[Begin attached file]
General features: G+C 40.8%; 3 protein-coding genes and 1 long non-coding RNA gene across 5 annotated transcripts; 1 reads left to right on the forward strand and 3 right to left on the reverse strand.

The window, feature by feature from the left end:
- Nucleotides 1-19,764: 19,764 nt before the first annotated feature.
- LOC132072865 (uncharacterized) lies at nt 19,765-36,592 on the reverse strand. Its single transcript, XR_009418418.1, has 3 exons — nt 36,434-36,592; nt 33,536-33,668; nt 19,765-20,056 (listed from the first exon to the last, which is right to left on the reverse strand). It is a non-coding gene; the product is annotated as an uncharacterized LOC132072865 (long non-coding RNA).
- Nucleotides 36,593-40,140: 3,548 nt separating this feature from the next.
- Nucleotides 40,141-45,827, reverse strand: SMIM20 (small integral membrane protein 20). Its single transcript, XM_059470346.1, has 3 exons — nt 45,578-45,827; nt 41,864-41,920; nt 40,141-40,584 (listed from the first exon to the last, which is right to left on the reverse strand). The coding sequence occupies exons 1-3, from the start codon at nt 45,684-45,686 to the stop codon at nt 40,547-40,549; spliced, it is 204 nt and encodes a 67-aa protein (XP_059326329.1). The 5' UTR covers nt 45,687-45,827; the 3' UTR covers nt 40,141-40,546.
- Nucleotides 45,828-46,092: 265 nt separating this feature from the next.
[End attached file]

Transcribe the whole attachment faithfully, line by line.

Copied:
General features: G+C 40.8%; 3 protein-coding genes and 1 long non-coding RNA gene across 5 annotated transcripts; 1 reads left to right on the forward strand and 3 right to left on the reverse strand.

The window, feature by feature from the left end:
- Nucleotides 1-19,764: 19,764 nt before the first annotated feature.
- LOC132072865 (uncharacterized) lies at nt 19,765-36,592 on the reverse strand. Its single transcript, XR_009418418.1, has 3 exons — nt 36,434-36,592; nt 33,536-33,668; nt 19,765-20,056 (listed from the first exon to the last, which is right to left on the reverse strand). It is a non-coding gene; the product is annotated as an uncharacterized LOC132072865 (long non-coding RNA).
- Nucleotides 36,593-40,140: 3,548 nt separating this feature from the next.
- Nucleotides 40,141-45,827, reverse strand: SMIM20 (small integral membrane protein 20). Its single transcript, XM_059470346.1, has 3 exons — nt 45,578-45,827; nt 41,864-41,920; nt 40,141-40,584 (listed from the first exon to the last, which is right to left on the reverse strand). The coding sequence occupies exons 1-3, from the start codon at nt 45,684-45,686 to the stop codon at nt 40,547-40,549; spliced, it is 204 nt and encodes a 67-aa protein (XP_059326329.1). The 5' UTR covers nt 45,687-45,827; the 3' UTR covers nt 40,141-40,546.
- Nucleotides 45,828-46,092: 265 nt separating this feature from the next.